Thursday, 6 October 2016

An Avian Black Hole

A word you won't read very often on any of the Axe patch birders blogs is the word Undercliff. We tend to pretend it doesn't exist.

Roughly 2/3rds of the coast line of our patch is completely unbirdable. Which is a right royal pain in the butt.  Underneath all our large cliffs is a deep and dense jungle of trees, shrubs and bushes that you can barely get among, and even if you do find yourself on one of the few paths through it, you can basically only see what is right next to you. 

East of the Axe it is known as the Undercliff. Below Beer Head and to Branscombe it is called the Underhooken. I call it the Axe Avian Black Hole.

The Underhooken this morning

I honestly think this is the reason why there are no Hippolais or rare Sylvia Warblers on the patch list, and could well be why we have only seen one Long-eared Owl in the last 30+ years!  The rarest bird ever seen in any of the Undercliff was the Beer Head Iberian Chiffchaff on 28th April 2007. I was only able to find that because it was right on the upper edge of the Underhooken and was audible and (very briefly!) viewable from the top of Beer Head.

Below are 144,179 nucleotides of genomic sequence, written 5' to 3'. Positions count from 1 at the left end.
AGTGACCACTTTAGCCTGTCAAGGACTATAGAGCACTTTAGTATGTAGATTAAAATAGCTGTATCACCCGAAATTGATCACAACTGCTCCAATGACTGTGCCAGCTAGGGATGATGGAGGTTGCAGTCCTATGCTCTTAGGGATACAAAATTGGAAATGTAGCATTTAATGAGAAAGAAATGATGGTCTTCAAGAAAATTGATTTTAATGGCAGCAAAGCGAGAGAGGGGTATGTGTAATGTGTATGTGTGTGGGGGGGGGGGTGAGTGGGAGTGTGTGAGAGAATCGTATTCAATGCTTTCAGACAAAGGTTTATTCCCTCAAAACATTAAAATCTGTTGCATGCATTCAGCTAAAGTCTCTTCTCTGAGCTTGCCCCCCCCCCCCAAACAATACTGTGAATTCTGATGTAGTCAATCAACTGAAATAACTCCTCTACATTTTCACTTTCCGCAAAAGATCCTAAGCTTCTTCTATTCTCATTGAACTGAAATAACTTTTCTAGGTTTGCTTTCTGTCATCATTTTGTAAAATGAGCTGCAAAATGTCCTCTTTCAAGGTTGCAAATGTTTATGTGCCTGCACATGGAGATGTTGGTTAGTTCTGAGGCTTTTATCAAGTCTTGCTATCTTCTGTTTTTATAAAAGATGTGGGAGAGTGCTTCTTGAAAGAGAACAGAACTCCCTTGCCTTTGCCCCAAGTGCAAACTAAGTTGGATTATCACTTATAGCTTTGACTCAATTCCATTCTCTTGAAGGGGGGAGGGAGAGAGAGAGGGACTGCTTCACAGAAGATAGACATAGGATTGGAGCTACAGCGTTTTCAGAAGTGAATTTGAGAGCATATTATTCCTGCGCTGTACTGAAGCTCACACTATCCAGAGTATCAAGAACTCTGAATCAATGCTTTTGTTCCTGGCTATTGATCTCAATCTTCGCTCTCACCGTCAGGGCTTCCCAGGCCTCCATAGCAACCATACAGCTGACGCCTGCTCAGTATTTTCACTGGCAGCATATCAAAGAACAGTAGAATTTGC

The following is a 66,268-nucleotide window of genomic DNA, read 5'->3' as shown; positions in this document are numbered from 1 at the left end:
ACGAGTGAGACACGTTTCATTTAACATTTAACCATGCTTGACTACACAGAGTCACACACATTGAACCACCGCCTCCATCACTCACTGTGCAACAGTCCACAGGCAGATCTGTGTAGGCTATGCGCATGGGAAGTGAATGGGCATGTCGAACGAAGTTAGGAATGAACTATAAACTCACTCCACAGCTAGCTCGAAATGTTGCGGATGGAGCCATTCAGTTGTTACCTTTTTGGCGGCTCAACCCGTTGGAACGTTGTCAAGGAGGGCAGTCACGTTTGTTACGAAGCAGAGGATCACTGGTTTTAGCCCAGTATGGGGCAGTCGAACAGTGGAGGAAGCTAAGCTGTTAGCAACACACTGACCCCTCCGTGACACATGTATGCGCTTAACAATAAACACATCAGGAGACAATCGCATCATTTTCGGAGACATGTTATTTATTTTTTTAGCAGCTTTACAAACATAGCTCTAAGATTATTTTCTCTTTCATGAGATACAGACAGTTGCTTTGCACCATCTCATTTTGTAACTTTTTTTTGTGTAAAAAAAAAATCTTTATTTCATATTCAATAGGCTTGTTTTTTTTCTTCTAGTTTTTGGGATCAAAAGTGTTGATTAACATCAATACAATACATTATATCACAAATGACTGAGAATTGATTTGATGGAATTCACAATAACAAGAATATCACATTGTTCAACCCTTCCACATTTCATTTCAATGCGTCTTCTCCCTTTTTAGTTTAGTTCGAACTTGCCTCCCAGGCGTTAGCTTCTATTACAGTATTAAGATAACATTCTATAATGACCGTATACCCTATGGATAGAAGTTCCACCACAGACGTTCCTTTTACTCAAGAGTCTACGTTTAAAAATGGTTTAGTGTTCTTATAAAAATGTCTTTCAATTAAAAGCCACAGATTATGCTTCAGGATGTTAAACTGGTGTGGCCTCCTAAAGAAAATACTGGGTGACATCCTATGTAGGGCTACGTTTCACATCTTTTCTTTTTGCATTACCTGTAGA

The only scarce species its seem to be good for us for is Ring Ouzel, and that's simply because they are big enough to see from a distance. They can be flipping elusive though and often disappear for hours at a time.

So our Undercliffs are probably fantastic for birds (the amount of Blackcap song from down there in spring is amazing!) but completely pants for birding. This strong easterly wind though has proved hard work to bird in, and seeing as it edged a little more north east this morning, I did what I haven't done for about five years - I went in...